Turn of the century Vienna bores aristocratic Alfred to distraction. He only attracts women who fancy his outer trappings. To be loved for his “own self,” just once, he dresses down and frequents unfamiliar enclaves — where he learns, to his surprise, that the poor can’t afford perfume.
Josephine’s just as bored. A courtesan whose dreary affairs have been about “finance” not “romance,” she decides to slum too.
They meet and fall in love, though not with each other. Each creates a fictitious character — a poet, a milliner — and they fall for them. Trouble is, their roles become tiresome. A few days in a hotel on the outskirts of nowhere makes them long for what wealth alone provides. But will their trappings kill their poverty-fueled amore?
Flash forward 100 or so years to a “summer share” house in the Hamptons. Although Alfred and Josephine may have found it too far from the bright lights of the boulevards, it’s just right for Sam and Barb and Monica and Lenny, married couples in need of respite.
Unlike Alfred and Josephine, who tell their story in letters, the quartet texts, tweets, and says “awesome.”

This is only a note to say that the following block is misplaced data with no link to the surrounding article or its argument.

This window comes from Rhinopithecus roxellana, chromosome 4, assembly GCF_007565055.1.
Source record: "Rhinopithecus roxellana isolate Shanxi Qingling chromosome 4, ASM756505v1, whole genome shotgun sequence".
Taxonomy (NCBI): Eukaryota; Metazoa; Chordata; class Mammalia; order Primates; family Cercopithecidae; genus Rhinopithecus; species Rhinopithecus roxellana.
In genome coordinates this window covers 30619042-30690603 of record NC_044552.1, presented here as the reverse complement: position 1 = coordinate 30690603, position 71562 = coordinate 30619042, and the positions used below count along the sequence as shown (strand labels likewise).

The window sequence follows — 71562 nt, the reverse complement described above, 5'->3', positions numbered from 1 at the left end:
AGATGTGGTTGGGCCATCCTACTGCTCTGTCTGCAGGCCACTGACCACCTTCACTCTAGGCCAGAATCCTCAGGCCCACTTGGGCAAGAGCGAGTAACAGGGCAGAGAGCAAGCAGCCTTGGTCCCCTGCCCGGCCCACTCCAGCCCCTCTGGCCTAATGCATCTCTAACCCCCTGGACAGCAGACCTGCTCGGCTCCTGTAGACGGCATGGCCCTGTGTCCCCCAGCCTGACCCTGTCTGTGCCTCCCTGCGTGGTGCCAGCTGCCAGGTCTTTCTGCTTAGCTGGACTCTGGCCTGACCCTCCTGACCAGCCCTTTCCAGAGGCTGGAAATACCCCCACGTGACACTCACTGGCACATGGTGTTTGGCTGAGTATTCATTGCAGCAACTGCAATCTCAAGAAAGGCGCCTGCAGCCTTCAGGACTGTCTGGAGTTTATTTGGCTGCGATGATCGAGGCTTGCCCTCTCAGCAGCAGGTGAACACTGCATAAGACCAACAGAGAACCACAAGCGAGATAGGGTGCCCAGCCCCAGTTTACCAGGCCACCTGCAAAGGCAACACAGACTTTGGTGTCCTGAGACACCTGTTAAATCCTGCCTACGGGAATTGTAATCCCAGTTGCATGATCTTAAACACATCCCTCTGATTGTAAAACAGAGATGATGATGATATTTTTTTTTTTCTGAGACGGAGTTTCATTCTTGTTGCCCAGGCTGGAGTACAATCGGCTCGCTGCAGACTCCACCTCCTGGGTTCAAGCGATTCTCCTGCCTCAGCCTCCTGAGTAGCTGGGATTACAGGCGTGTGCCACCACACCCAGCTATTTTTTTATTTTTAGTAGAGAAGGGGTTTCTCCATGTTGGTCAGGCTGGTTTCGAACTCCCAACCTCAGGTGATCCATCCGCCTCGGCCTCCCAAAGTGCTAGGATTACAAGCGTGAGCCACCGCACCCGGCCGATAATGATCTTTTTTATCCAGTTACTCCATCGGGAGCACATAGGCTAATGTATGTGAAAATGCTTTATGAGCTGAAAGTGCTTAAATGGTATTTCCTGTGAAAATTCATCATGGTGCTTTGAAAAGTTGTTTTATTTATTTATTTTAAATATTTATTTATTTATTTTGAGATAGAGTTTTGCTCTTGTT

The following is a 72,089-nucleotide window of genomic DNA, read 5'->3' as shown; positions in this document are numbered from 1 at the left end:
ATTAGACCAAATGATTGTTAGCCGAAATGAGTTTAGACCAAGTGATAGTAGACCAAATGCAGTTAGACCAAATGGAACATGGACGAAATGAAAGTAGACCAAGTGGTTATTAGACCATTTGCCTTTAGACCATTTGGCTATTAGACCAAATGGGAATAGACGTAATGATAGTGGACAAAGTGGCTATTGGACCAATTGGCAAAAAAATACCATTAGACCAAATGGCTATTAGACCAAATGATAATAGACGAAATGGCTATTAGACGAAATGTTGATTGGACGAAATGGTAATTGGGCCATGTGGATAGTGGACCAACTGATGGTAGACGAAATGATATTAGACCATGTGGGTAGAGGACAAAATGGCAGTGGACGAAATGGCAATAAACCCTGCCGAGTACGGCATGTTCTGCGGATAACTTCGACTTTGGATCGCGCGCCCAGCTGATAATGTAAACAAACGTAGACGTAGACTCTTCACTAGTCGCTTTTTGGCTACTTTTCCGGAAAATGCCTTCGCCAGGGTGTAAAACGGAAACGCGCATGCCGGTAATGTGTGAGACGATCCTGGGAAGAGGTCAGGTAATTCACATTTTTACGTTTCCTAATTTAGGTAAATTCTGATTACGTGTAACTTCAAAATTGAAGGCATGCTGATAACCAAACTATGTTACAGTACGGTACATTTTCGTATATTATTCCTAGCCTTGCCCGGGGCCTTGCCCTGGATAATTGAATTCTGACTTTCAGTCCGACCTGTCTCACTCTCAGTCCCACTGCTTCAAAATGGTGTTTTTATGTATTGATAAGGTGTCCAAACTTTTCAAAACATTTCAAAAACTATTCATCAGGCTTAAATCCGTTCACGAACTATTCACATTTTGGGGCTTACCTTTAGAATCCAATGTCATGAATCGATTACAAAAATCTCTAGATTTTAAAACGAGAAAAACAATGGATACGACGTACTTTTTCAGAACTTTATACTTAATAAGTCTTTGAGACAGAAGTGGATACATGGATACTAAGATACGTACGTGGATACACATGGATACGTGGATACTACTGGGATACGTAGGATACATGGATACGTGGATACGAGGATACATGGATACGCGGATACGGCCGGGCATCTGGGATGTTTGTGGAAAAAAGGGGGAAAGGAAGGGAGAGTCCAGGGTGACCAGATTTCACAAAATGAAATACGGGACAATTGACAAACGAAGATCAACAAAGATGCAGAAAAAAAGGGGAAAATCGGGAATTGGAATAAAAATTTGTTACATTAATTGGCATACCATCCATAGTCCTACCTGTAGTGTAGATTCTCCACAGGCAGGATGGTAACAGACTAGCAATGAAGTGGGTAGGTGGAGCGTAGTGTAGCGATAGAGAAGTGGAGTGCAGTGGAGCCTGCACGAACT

Everyone knows that Lenny’s wife, Monica, is Sam’s best friend. But can a man and woman be best friends without a sexual attraction?
Of course they can.
The question drives part two of Romance/Romance at the North Coast Rep. Sam and Monica ponder becoming lovers — talk about little else, in fact — as their mates ponder the fear of a follow-through.
Barry Harman based part one of Romance/Romance on a short story by Arthur Schnitzler, and part two on a play by Jules Renard. The combination — love discovered in unlikely circumstances, and a marriage sustained in spite of obstacles — makes for an always-entertaining, if slight and non-threatening, evening of theater.
Performances at North Coast Rep make the difference. Director Rick Simas and choreographer Jill Gorrie put the four-person cast through brisk, technically demanding paces, in two completely different periods.
Lance Arthur Smith gives Alfred and Sam stature and vulnerability, and sings with an impressive baritone (“Moonlight Through the Window,” in particular). Melissa Wolfklain’s a fine match as Josephine and Monica. In duets, their voices blend with precision, and both achieve an admirable rapport with the audience.
In some ways, Jeffrey Scott Parsons and Jill Townsend have more to do than the leads — on- and off-stage (since they must change Alina Bokovikova’s terrific period costumes in seconds). Parsons and Townsend sing beautifully, especially the haunting “Small Craft Warnings,” and dance their socks off, from polkas to more modern steps. They dance during scene changes (of Marty Burnett’s effective, minimalist set), and steal the show as late-senior versions of Lenny and Barb.
Gray-haired (wigs by Peter Herman) and stooped over, they enter on strollers and recall the good old days. Next thing you know, they shed the years and tap dance the light fantastic!